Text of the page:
“Two Shawnee brothers, one a statesman, the other a “Prophet,” were at the spearhead of a movement, and duly encouraged by the British they  threatened for a time  to check the entire scheme of land acquisition and Territorial advance”

On November 7, 1811 Harrison with his army of 950 officers and men had camped outside Prophetstown the Indian town founded by Tecumseh and the Prophet in 1808. Harrison planned to meet with the Indians the next day. Tecumseh had gone south to enlist the  Creeks and Cherokees in his confederacy. The Prophet told his warriors that they were invulnerable and that his spell had rendered the Americans harmless. The Indians attacked the army’s encampment during the night and a fierce battled ensued. The army’s victory was not a sure thing but they eventually prevailed. Harrison lost about a fifth of his men, 37  dead and 151 wounded. Indian losses were proportionately as large. They had between 500 and 700 men fighting.

Harrison’s roll in the Battle of Tippecanoe was debated for the rest of his life. He spent a lot of time defending it and his tactics. But his role as the victorious general of Tippecanoe contributed greatly to his eventual election almost 40 years later. Harrison’s election in 1840 at the age of 68 culminated a long and varied life. Harrison served as ambassador to Columbia in 1829 and as a senator from Ohio from 1825 to 1828.

Old Tippecanoe was a fascinating book. William Henry Harrison wasn’t the first or the last American military general hero to be elected President but he served our country well. I enjoyed learning about the role Harrison played in the expansion and development of the United States and the insight this book provides into what was then the west and its influence on American politics.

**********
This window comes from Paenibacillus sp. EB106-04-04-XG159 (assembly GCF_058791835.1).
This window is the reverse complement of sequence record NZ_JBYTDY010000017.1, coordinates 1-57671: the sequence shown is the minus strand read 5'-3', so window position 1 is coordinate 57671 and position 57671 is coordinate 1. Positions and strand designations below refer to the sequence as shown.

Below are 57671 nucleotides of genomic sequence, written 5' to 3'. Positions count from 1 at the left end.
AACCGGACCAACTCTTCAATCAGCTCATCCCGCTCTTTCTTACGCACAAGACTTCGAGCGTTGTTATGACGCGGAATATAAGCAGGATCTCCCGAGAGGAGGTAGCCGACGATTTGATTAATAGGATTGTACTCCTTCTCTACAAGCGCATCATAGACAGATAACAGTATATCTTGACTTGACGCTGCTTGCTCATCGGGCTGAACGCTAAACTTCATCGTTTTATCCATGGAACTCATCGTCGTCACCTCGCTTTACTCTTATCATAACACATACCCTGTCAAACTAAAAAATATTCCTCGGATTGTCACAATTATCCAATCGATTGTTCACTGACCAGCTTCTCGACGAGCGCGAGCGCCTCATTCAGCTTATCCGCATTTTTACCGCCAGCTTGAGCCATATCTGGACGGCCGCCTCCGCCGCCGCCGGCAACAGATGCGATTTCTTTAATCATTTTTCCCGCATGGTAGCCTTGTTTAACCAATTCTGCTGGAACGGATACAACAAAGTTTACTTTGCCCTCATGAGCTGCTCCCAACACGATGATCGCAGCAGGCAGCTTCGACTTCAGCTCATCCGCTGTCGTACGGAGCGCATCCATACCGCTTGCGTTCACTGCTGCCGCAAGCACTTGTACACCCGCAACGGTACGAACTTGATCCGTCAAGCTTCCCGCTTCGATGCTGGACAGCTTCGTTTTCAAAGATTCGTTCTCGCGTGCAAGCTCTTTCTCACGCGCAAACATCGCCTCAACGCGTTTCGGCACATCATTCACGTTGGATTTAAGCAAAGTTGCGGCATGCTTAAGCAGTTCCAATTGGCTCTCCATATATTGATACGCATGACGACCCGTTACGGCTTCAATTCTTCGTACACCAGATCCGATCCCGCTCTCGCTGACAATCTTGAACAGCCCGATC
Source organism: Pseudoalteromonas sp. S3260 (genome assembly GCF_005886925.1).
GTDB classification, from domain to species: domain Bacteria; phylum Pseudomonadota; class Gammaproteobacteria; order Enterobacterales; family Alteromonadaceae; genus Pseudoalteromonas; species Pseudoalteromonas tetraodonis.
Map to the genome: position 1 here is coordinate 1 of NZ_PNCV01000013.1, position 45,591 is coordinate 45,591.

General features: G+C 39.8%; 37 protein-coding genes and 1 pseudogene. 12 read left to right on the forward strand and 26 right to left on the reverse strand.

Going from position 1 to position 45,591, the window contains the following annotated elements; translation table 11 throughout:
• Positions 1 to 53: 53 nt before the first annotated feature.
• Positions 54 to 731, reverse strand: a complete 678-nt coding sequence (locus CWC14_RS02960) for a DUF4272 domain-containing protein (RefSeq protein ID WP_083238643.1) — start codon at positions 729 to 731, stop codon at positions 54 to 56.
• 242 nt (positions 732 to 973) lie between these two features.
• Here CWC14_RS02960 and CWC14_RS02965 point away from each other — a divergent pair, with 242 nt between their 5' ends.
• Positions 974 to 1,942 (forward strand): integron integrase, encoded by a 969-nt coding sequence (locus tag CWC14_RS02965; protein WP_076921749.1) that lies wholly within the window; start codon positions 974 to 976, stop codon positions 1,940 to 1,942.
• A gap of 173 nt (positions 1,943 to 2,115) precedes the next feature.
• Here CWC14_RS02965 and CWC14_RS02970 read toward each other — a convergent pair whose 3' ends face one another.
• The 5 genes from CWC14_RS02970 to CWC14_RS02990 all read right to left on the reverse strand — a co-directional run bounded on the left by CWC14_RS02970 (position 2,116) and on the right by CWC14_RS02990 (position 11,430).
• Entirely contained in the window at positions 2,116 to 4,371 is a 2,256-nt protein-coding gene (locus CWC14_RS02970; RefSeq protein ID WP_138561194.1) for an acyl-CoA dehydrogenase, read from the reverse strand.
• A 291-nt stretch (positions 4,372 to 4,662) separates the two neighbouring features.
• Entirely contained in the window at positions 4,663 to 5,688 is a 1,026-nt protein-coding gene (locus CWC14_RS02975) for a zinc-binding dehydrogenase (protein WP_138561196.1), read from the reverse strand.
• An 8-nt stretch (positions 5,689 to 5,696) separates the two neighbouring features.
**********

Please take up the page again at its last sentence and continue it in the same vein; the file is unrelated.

4 Books

I’ve finished four books in the last few weeks, what with my vacation and all. In addition to describing the four books here I have added them to my list of books read this year.  I will soon be creating a summary of the presidential biographies I have read and will add the Martin Van Buren biography to my list. Here are the 4 books:

a book of bees by Sue Hubbell

I was reading the Fabulouslorraine blog a few weeks ago and she recommended this book. Among other interesting topics Lorraine blogs about bee keeping. A book of bees by Sue Hubbell is a fascinating book and very well written. On the first page she says:

“I have had bees now for fifteen years, and my life is better for it. I operate a beekeeping and honey-producing farm in the Ozark Mountains of southern Missouri. I keep three hundred hives of bees”

From there she goes on to describe a year of bee keeping. It almost made me want to get some hives.

Different Seasons by Stephen King


I read Different Seasons by Stephen King while I was fishing in Canada. My secret of catching fish is reading while I fish 🙂  Different Seasons is a collection of four novellas. The first is the story that the movie Shawshank Redemption is based on. Shawshank Redemption is one of my all time favorite movies and the story is as good as the movie. I didn’t enjoy the second novella, Apt Pupil, as much, although it was thought provoking and disturbing. The third novella “The Body” was made into Rob Reiner’s movie Stand by Me. I enjoyed the fourth novella Breathing Lessons. It was a bit weird but still intriguing.